Mike Chunn grew up in 50s and 60s Auckland where much was as it always had been. But The Beatles turned him upside down and he set out on a path to be a member of a band that took their music to the world. Luckily his parents thought that was rather a cool idea in spite of all their friends thinking he was foolish.
Shortly after leaving Sacred Heart College, he teamed up with old classmate Tim Finn and his new friend Phil Judd and they formed a group with the name Split Ends. It just so happened that the Judd/Finn combo wrote songs and further to that, they were very good ones. Split Ends gathered more members, changed to Enz and on a twelve-year career, played all over the world.
Mike unfortunately was only there for five years as his phobic disorder, agoraphobia, drove him from the band. He then formed Citizen Band with his brother Geoffrey but again, touring brought his disorder back and he was gone from stages and life on the road.
With the world of music still driving him forward, he started the Mushroom NZ record label as a talent source for the Australian head office. DD Smash and Dance Exponents were signed and sold many copies of their great albums. But then a new marriage and a yearning for some time in a new country found him settled in London for two years until his daughter Georgia was born and he and his wife, Brigid, returned to NZ.
Not long after his return he was appointed the Director NZ Operations for the Australasian Performing Right Association, which licensed the performance and broadcast of copyright music on behalf of the world's writers, composers and publishers.
That role also brought with it a strong advocacy role and Mike became part of the campaign for music quotas on radio, a music commission and well a greater respect in society for the original songs that NZers wrote.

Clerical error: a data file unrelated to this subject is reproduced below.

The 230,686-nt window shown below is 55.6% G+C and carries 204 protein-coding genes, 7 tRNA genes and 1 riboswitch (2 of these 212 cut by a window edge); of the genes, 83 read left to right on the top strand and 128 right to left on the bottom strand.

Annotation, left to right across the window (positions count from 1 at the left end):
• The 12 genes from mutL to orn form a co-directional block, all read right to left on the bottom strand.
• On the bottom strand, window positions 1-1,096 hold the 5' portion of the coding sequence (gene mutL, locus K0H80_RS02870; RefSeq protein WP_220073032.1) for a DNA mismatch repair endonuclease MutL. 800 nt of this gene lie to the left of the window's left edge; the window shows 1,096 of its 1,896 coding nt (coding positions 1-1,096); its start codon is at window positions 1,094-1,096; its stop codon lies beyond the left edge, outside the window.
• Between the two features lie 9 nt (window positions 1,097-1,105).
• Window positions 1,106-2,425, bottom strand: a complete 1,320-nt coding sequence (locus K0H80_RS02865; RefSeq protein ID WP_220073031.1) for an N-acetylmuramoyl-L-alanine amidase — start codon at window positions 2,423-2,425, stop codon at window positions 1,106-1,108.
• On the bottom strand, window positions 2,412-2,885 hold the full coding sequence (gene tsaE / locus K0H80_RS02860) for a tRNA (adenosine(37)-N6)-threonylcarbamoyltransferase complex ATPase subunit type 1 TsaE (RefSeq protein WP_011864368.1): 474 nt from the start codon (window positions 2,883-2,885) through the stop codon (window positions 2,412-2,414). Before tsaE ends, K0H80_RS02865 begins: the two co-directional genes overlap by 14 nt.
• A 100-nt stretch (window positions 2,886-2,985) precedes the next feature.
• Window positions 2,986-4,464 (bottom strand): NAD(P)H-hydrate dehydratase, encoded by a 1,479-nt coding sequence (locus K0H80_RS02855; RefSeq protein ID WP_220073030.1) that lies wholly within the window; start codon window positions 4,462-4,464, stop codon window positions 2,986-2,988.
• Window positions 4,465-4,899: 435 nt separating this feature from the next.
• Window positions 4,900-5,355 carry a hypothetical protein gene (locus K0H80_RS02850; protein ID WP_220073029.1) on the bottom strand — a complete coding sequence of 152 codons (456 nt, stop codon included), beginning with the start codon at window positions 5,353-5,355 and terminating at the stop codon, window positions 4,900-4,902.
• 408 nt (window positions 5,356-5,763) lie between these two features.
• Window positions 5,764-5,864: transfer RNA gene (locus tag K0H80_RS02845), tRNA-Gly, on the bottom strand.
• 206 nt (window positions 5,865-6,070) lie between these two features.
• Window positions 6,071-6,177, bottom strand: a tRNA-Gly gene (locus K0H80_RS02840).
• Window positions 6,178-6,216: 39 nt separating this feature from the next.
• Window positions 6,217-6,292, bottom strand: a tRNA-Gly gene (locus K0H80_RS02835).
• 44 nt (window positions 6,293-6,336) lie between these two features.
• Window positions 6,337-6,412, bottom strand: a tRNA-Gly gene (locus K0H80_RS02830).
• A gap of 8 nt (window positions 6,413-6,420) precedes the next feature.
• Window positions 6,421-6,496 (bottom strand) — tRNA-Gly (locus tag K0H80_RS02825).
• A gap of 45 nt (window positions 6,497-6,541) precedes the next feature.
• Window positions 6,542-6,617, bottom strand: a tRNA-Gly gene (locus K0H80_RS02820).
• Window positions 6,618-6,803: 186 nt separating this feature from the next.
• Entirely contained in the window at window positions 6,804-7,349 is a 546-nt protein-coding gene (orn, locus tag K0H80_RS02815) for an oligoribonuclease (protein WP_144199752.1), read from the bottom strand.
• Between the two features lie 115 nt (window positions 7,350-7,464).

After eleven years and with NZ music ten times more ubiquitous on radio and the establishment of a music commission, Mike started the Play It Strange Trust.
Play It Strange exists to shine the spotlight into NZ schools to bring into the light the great songs that are written there. And some fine songwriters have emerged form those shadowy corners. Annah Mac, Georgia Nott (Broods), Thomston, Graham Candy, Jesse Sheehan, Louis Baker and more. A new breed of sophisticated singer/songwriter is moving out into the world today and the change is being made.
Mike also involved himself in advocating for de-stigmatisation in the area of mental health. He was a trustee of the Phobic Trust, featured in the Like Minds Like Mine campaign and now speaks about anxiety disorders and the like all with the intention of helping people realise that a mental disorder is not a shameful condition. It is something we all need to understand and that people with those disorders should be understood and respected.